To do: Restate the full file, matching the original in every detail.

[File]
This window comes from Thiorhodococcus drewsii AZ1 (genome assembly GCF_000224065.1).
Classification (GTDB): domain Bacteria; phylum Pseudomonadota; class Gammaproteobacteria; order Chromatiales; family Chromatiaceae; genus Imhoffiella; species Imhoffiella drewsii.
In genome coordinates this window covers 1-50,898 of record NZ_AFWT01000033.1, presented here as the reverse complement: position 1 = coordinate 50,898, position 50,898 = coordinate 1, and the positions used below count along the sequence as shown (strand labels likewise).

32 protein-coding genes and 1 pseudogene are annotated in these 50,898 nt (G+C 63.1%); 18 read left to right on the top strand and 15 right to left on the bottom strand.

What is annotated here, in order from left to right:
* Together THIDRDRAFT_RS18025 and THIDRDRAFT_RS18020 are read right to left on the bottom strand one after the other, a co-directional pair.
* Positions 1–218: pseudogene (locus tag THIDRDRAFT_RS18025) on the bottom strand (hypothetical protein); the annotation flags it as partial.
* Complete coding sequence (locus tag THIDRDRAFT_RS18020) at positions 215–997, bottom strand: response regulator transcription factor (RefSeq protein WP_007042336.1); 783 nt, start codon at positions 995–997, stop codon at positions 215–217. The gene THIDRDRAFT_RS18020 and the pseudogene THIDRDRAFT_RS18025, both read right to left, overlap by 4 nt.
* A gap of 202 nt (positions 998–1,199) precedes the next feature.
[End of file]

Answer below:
This window comes from Thiorhodococcus drewsii AZ1 (genome assembly GCF_000224065.1).
Classification (GTDB): domain Bacteria; phylum Pseudomonadota; class Gammaproteobacteria; order Chromatiales; family Chromatiaceae; genus Imhoffiella; species Imhoffiella drewsii.
In genome coordinates this window covers 1-50,898 of record NZ_AFWT01000033.1, presented here as the reverse complement: position 1 = coordinate 50,898, position 50,898 = coordinate 1, and the positions used below count along the sequence as shown (strand labels likewise).

32 protein-coding genes and 1 pseudogene are annotated in these 50,898 nt (G+C 63.1%); 18 read left to right on the top strand and 15 right to left on the bottom strand.

What is annotated here, in order from left to right:
* Together THIDRDRAFT_RS18025 and THIDRDRAFT_RS18020 are read right to left on the bottom strand one after the other, a co-directional pair.
* Positions 1–218: pseudogene (locus tag THIDRDRAFT_RS18025) on the bottom strand (hypothetical protein); the annotation flags it as partial.
* Complete coding sequence (locus tag THIDRDRAFT_RS18020) at positions 215–997, bottom strand: response regulator transcription factor (RefSeq protein WP_007042336.1); 783 nt, start codon at positions 995–997, stop codon at positions 215–217. The gene THIDRDRAFT_RS18020 and the pseudogene THIDRDRAFT_RS18025, both read right to left, overlap by 4 nt.
* A gap of 202 nt (positions 998–1,199) precedes the next feature.